“The lifeboat drives on with a mercy which does not quail in the presence of death…a symbol that virtue and valour have not perished from the British race.” – Churchill
On this journey, I’m finding out that there are instances when everything seems to collide magically, as if conspiring to make a particularly powerful photograph…
Saturday 7th March was a truly glorious morning in Aldeburgh. I’ll never forget it, not least because it was the start of an idyllic day for the Project.
I’d arrived at the station a little early having already experienced the warm hospitality of the lifeboat crew the night before.
A gentle scout around the stunningly situated station occupied those moments, appreciating the cautious arrival of Spring on the coast — the breeze, the sounds and the skinny sunshine…
Now, I could write about so many things from that day. In particular, I’d like to tell you about the pristine station and the similarly immaculate boat housed within it. I’ll do that very soon.
For the moment, however, I shall focus on the making of a very special portrait — that of Steve ‘Tag’ Saint, the Aldeburgh RNLI Coxswain.
“You must be Jack!” were the first words I heard from Tag as he strolled along Crag Path to greet me.
The day progressed smoothly from there: The tea flowed freely as I recorded the view from the boathouse and then, around lunchtime, the crew.
Once the hubbub had calmed, Tag and I were able to relax into making his portrait.
As I mentioned, it was a Saturday and therefore pretty busy. All around us, members of the public were drawn to both the resplendent lifeboat and my old camera; they seemed to enjoy pausing for the theatre of the ancient photographic process.
Apart from answering the odd question here and there from passers-by, Tag and I soon found ourselves working in our own little bubble. We setup the camera at the stern of the glistening Mersey Class lifeboat, RNLB ‘Freddie Cooper’.
I asked Tag if he would sit for another plate and, true to form, he was more than happy to give up his time for me.
That said, I think it’s true to say that anyone involved doesn’t feel they’re doing it just for me — they’re doing it for themselves too, for us.
As I described in my last post, an understanding evolves that it’s in all our interests to work together to achieve the best possible result. There’s a silent knowing that if we work hard, the final photograph will be, in all likelihood, absolutely stunning.
At the very least, we all become driven by curiosity with an expectancy that the world is about to be enhanced.
So, Tag sat for several seconds as I exposed the second plate. I removed the plate holder from the camera and we made our way back to Neena to reveal the latent image waiting for us on the glass.
Tag looked over my shoulder under the safelight as I poured my beaker of developer over the milky emulsion. As the image appeared, I mentioned that it was looking really good.
There’s a magical point in the process when, after development, the image is a blue-ish colour and negative in tone.
The plate is no longer light sensitive at this stage, so I usually open Neena’s door for some daylight in readiness for pouring fixer over the plate — liquid that washes away the unexposed silver.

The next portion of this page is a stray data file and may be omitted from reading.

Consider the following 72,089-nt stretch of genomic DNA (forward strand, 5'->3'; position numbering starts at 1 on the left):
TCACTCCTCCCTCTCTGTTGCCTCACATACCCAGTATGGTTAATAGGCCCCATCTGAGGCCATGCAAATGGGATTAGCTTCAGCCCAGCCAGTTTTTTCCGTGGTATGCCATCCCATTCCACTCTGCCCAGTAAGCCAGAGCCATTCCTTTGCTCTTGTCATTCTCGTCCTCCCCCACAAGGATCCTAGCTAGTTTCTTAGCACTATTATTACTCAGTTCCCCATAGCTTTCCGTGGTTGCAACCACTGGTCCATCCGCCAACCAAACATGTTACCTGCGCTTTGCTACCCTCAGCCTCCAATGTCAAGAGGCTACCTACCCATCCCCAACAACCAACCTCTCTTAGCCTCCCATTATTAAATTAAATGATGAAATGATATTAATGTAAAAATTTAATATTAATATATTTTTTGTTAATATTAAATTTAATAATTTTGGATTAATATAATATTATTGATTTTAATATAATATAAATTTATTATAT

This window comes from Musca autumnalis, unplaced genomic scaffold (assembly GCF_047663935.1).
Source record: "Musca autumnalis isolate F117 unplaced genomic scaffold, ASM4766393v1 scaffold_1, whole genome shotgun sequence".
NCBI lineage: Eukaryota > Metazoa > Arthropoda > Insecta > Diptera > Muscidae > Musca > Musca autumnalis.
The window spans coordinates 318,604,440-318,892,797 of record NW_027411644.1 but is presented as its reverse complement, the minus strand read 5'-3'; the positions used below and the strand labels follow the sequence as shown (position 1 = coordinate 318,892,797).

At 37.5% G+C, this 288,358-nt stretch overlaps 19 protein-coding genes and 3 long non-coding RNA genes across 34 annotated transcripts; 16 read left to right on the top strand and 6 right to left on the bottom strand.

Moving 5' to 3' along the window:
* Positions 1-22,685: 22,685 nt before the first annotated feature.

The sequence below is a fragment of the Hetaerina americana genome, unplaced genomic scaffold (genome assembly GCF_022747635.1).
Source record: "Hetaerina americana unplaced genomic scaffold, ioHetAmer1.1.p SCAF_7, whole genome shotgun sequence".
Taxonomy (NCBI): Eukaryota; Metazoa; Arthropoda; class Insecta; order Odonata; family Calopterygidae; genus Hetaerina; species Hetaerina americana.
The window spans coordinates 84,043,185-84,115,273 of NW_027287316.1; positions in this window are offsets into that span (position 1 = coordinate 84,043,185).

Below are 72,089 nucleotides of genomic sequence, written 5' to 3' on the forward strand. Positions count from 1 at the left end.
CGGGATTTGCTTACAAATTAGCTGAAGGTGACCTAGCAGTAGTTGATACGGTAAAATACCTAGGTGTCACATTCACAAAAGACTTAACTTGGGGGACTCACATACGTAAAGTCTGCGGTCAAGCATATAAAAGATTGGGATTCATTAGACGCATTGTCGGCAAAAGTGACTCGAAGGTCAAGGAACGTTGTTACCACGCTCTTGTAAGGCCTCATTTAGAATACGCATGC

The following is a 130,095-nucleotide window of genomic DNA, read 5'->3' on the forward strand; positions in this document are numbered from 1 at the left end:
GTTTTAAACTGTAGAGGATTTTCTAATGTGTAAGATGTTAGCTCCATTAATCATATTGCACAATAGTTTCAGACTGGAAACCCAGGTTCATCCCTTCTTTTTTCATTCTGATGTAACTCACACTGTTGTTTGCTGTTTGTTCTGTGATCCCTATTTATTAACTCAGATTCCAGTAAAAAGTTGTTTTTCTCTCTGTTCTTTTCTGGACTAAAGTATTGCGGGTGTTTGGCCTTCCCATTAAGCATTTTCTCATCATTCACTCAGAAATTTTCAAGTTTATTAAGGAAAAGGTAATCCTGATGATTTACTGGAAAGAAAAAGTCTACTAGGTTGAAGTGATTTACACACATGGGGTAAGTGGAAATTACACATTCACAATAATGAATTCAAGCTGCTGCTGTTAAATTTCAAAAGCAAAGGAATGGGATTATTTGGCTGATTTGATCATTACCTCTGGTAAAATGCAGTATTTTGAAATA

At this point, truly like magic, the fixer switches the developed image from negative to positive before your very eyes in just a few seconds.
I opened Neena’s door and poured fixer over the plate. A few seconds later, Tag and I were speechless, aghast at what had appeared before us…
The plate looked simply beautiful with the fixer still slooshing over it.
Somehow, the artefacts of the process seemed to dance around the edges of the plate, as if making way for the portrait itself.
In that moment, above all, I’ll always remember Tag’s eyes piercing through the liquid and his scarf blowing in the breeze.
When I look at those eyes, I can’t help but think of Churchill’s words about the lifeboat service right at the top of this page.
In this plate, the process has brought something else to the party and recorded something intangible — almost indescribable; a something that is the special combination of humility, generosity and bravery experienced at every single lifeboat station so far on this journey.
It is the very essence that answers why and how the lifeboat is able to drive on “with a mercy which does not quail in the presence of death”, captured right behind those eyes in this one glass plate.
It was clearly a moving experience for Tag too. I put the plate into a tray of water and moved it onto the beach where he kneeled for quite some time, entranced by this new object in his life…
50 LIMITED EDITION PRINTS
If you’re reading this, you’re among the first to know that I’m releasing all five limited edition prints from Aldeburgh right here in this blog post, including the portrait of Tag.
Print No.1 of the edition is already assigned to the man himself — the rest are now available here:
CAN YOU HELP?
I’d like to thank all those who’ve supported the Project to this point — it’s truly moving to see so many of you recognising the value in the photographs I’m making.
Remember, although the RNLI are supporting me logistically, I’m currently raising the funding under my own steam — in essence, my own form of crowdfunding.
Print sales, pre-orders and contributions keep The Lifeboat Station Project on the road. If you think the world is a better place for the photographs I’m making, please consider showing your support:
My heart-felt thanks to the entire crew and staff at Aldeburgh Lifeboat Station for being so generous, accommodating and for making me feel at home.
Special thanks to Tag, James Cable, Karl Barber and, of course, George.